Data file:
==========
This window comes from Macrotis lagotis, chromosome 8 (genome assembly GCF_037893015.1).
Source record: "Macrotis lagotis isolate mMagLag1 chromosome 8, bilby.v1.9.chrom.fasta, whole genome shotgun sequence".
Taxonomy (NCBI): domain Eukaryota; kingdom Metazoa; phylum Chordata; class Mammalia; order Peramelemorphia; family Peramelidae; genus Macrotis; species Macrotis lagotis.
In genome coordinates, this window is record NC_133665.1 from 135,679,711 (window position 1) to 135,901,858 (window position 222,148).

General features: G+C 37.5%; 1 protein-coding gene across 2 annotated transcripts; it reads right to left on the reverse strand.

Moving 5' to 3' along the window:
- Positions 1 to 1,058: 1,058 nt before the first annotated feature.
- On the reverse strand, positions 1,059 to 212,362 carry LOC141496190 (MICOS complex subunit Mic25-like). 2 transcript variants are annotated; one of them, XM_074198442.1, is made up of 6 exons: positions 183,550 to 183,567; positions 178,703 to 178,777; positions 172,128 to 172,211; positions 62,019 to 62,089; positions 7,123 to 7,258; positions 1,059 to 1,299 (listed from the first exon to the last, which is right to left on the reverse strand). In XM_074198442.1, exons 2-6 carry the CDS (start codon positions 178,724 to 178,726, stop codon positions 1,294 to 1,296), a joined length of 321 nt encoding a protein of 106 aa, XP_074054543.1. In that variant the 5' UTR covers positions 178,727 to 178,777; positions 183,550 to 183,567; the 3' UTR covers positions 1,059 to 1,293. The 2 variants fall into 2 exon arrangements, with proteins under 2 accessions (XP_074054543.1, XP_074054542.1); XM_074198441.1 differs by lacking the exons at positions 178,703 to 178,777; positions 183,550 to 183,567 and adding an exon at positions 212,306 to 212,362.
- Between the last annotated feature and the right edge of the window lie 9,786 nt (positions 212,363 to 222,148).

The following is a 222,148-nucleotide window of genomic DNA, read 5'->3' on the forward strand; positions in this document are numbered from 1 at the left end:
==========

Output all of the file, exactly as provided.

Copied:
This window comes from Macrotis lagotis, chromosome 8 (genome assembly GCF_037893015.1).
Source record: "Macrotis lagotis isolate mMagLag1 chromosome 8, bilby.v1.9.chrom.fasta, whole genome shotgun sequence".
Taxonomy (NCBI): domain Eukaryota; kingdom Metazoa; phylum Chordata; class Mammalia; order Peramelemorphia; family Peramelidae; genus Macrotis; species Macrotis lagotis.
In genome coordinates, this window is record NC_133665.1 from 135,679,711 (window position 1) to 135,901,858 (window position 222,148).

General features: G+C 37.5%; 1 protein-coding gene across 2 annotated transcripts; it reads right to left on the reverse strand.

Moving 5' to 3' along the window:
- Positions 1 to 1,058: 1,058 nt before the first annotated feature.
- On the reverse strand, positions 1,059 to 212,362 carry LOC141496190 (MICOS complex subunit Mic25-like). 2 transcript variants are annotated; one of them, XM_074198442.1, is made up of 6 exons: positions 183,550 to 183,567; positions 178,703 to 178,777; positions 172,128 to 172,211; positions 62,019 to 62,089; positions 7,123 to 7,258; positions 1,059 to 1,299 (listed from the first exon to the last, which is right to left on the reverse strand). In XM_074198442.1, exons 2-6 carry the CDS (start codon positions 178,724 to 178,726, stop codon positions 1,294 to 1,296), a joined length of 321 nt encoding a protein of 106 aa, XP_074054543.1. In that variant the 5' UTR covers positions 178,727 to 178,777; positions 183,550 to 183,567; the 3' UTR covers positions 1,059 to 1,293. The 2 variants fall into 2 exon arrangements, with proteins under 2 accessions (XP_074054543.1, XP_074054542.1); XM_074198441.1 differs by lacking the exons at positions 178,703 to 178,777; positions 183,550 to 183,567 and adding an exon at positions 212,306 to 212,362.
- Between the last annotated feature and the right edge of the window lie 9,786 nt (positions 212,363 to 222,148).

The following is a 222,148-nucleotide window of genomic DNA, read 5'->3' on the forward strand; positions in this document are numbered from 1 at the left end: